the current values of about 0.8 inches near the VA border and 1.1
inches in the far northwest to 1.2 inches southeast to around 1.5
to 1.6 inches by afternoon and evening will yield at least a 
cumulus field and mid level clouds. A few stray showers or perhaps
a rumble of thunder cannot be ruled out, mainly in the more 
northwestern and western locations. In these more western and 
northwester locations, dewpoints should climb to the mid to upper 
60s, and this combined with upper 80s to lower 90s temperatures 
may be sufficient that the cap could be broken in a couple of 
locations there. The bulk of the region, especially the more 
southeastern locations where it has been very dry since late July 
are expected to remain dry. Slight chance pops were used generally
north of a Monticello to London to Jackson to Paintsville line 
from mid afternoon to early evening.

As the boundary drop southeast of the area tonight, slightly
higher dewpoints/a more moist airmass will linger with high
pressure at the sfc building back in and the upper ridge centered
to the west of the area remaining dominant. Cumulus should
decrease through the evening with mostly high clouds passing by
tonight. Light winds should be favorable for perhaps a bit more
coverage of valley fog as compared to what is occurring this

Tuesday, the upper ridge axis will remain in place west of the
area with northerly flow aloft. Passing high clouds are expected
with some generally shallow cumulus developing in the afternoon.
The atmosphere should remain too capped for any shower development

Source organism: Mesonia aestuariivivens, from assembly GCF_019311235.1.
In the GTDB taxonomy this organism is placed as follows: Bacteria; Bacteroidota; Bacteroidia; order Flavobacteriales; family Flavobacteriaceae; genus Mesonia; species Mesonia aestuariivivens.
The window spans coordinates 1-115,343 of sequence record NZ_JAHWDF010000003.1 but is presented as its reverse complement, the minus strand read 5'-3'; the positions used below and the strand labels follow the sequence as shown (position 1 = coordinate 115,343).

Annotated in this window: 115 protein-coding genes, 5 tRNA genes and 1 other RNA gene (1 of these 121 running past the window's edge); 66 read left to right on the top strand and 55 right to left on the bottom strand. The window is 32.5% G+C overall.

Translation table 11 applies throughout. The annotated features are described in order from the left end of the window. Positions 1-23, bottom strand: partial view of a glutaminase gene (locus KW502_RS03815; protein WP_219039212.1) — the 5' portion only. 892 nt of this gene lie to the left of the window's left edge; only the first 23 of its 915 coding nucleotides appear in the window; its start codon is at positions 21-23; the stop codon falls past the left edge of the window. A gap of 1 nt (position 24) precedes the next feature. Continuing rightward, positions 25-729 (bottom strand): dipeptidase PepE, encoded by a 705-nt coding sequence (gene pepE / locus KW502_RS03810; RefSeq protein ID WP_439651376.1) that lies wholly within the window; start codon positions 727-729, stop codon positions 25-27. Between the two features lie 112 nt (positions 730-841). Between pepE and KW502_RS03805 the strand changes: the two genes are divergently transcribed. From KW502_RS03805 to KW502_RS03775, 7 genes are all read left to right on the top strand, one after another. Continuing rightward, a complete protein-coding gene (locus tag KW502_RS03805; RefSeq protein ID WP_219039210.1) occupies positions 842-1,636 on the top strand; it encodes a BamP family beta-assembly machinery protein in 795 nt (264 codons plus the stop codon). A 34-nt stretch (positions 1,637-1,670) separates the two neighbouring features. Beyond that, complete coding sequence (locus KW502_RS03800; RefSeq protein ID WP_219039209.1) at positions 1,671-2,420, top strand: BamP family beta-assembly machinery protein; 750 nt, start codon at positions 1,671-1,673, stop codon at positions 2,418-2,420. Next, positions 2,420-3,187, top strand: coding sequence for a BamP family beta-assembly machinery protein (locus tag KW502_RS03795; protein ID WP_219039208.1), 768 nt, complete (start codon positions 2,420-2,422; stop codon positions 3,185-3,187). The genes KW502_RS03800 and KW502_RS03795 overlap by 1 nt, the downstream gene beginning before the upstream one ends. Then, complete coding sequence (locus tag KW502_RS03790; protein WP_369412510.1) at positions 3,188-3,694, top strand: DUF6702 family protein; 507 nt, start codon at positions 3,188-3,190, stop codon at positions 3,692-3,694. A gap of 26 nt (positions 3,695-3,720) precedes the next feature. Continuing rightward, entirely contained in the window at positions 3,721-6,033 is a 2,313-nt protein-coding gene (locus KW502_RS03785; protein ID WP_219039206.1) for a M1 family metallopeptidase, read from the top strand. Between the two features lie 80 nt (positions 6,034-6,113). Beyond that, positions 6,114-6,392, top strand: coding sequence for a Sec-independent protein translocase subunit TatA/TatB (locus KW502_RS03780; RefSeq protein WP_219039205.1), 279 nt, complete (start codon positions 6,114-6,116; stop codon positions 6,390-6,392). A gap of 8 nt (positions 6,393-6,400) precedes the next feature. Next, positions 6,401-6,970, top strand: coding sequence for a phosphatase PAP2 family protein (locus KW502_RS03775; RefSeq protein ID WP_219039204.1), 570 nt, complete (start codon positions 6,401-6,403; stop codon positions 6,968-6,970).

even in the higher terrain despite some model runs that develop
this. Temperatures will remain very warm for mid September, but
should average 2 to 3 degrees lower than today.

.LONG TERM...(Tuesday night through Sunday)
Issued at 335 AM EDT MON SEP 16 2019

The extended portion of the forecast begins on Tuesday night with
high pressure remaining the dominant weather feature across the
region. Upper level ridging will continue to intensify over the
Ohio Valley throughout the extended period. This will prevent any
systems from moving through the region. Furthermore, a strong and
expansive area of surface high pressure will be located to our NE,
but encompassing much of the state and moving southward throughout
the period. This will eventually introduce some llvl southerly
flow into the region by late next week and into the weekend. With
the introduction of this moisture, models have been trying to
bring in a boundary and associated precip by the Monday and
Tuesday range. However, there have been some inconsistencies with
this in the GFS runs. Additionally, the Euro has not been in
agreement with this trend. It is very possible the drought
conditions will persist past next week barring any tropical
influence. Highs will be in the upper 80s to around 90 each day.
Strong subsidence and light winds will allow temperatures to cool
quickly overnight. Overnight lows will be in the mid 50s to low
60s each night, with coldest temperatures in the deepest valleys. 


.AVIATION...(For the 18Z TAFS through 18Z Tuesday afternoon)

An approaching weak cold front will allow for the potential of some
isolated convection across the area through early this evening. 
Given the limited areal coverage, will continue to leave out this 
mention at any TAF sites. Model guidance suggests some fog/low 
clouds building in between 06 and 12z. For now, included some MVFR
fog at KSYM, KSME, and KLOZ generally between 09 and 13z. Given 
the ongoing dry conditions, do not feel confident going with any 
worse conditions for now. Any fog will burn off by 13z, with some 
diurnally driven cumulus popping up once again by early Tuesday 
afternoon. Winds will average around 5 kts or less, generally 
veering to the north to northeast through the period.